One interesting question is which airlines are best placed for this - that article mentions how Chicago has a historical connection to Germany and United’s European hub is in Frankfurt so they are taking advantage of that connection to run a lot of cargo flights between those two locations. Another random stroke of good luck is United’s hub in Guam with a U.S. airbase that needs supplies. Certain airlines may benefit from pure luck re where their hubs are located, and clearly airlines like Etihad and airline groups like IAG that had pre-existing cargo-only flight verticals are better able to adjust. Historical relationships to particularly hard hit regions, fortuitous location of hubs and more could affect which airlines come out of this alive.

Which brings us back to accommodation.

The marketing on these sites has changed to reflect their focus on those short term mitigation strategies.

Sonder is probably better positioned for long term stays in cities but I wonder how much demand for that there actually is. While Airbnb may not have fixed assets, there are many people who spun up mini Airbnb empires or bought properties or kept rooms open in their houses assuming that income, and the overall liquidity of their platform will be threatened if they don’t find a way for those people to keep their properties on the platform too . . . it’s not fully known what percentage of Airbnb’s inventory exists solely to be sold on Airbnb but this is likely the end of the types of landlords who would acquire 10 properties and run them for profit. They have all the vulnerabilities that Lehmann talks about without any of the ability to cover their asses and pivot and get out of leases and definitely don’t have “bar operating” type agreements and Airbnb will only support them with things like their $250M compensation fund for so long . . . it will likely lead to a correction in the market, a using of Airbnb for more of what it was originally intended for, to fill up your spare room.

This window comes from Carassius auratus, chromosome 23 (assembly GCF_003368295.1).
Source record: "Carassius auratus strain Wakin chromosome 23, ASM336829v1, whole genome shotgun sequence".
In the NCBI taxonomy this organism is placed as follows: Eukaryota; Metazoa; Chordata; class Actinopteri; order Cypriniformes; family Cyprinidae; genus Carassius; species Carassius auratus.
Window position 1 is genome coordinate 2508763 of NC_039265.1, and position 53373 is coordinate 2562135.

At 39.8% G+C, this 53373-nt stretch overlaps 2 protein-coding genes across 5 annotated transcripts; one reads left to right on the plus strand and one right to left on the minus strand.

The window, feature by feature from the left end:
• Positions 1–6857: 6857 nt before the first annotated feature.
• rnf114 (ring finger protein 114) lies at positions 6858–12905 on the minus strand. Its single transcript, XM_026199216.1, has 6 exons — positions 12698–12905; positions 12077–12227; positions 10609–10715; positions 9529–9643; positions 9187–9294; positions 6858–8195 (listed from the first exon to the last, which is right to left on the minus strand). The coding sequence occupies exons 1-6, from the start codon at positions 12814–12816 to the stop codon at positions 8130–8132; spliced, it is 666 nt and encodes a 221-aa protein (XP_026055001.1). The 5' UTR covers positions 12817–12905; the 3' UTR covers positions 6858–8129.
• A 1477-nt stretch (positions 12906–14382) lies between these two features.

That said, I’m curious though if the churn ends up being net-neutral for Airbnb - a roommate of mine recently bailed on his commitment to us, and we put a room up on Airbnb we that wouldn’t have existed if not for this crisis . . .

Other Tidbits We Found Interesting